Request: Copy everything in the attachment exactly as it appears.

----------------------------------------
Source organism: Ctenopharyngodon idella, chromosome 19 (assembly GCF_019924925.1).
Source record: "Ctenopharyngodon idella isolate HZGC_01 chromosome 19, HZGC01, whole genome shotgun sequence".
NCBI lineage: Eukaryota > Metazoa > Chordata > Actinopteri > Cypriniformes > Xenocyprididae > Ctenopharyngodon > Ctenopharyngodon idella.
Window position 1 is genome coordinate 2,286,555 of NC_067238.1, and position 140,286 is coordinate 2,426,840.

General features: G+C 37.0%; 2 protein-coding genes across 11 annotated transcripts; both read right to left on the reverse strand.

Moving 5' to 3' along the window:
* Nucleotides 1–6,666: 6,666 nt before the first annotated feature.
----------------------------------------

Source organism: Ctenopharyngodon idella, chromosome 19 (assembly GCF_019924925.1).
Source record: "Ctenopharyngodon idella isolate HZGC_01 chromosome 19, HZGC01, whole genome shotgun sequence".
NCBI lineage: Eukaryota > Metazoa > Chordata > Actinopteri > Cypriniformes > Xenocyprididae > Ctenopharyngodon > Ctenopharyngodon idella.
Window position 1 is genome coordinate 2,286,555 of NC_067238.1, and position 140,286 is coordinate 2,426,840.

General features: G+C 37.0%; 2 protein-coding genes across 11 annotated transcripts; both read right to left on the reverse strand.

Moving 5' to 3' along the window:
* Nucleotides 1–6,666: 6,666 nt before the first annotated feature.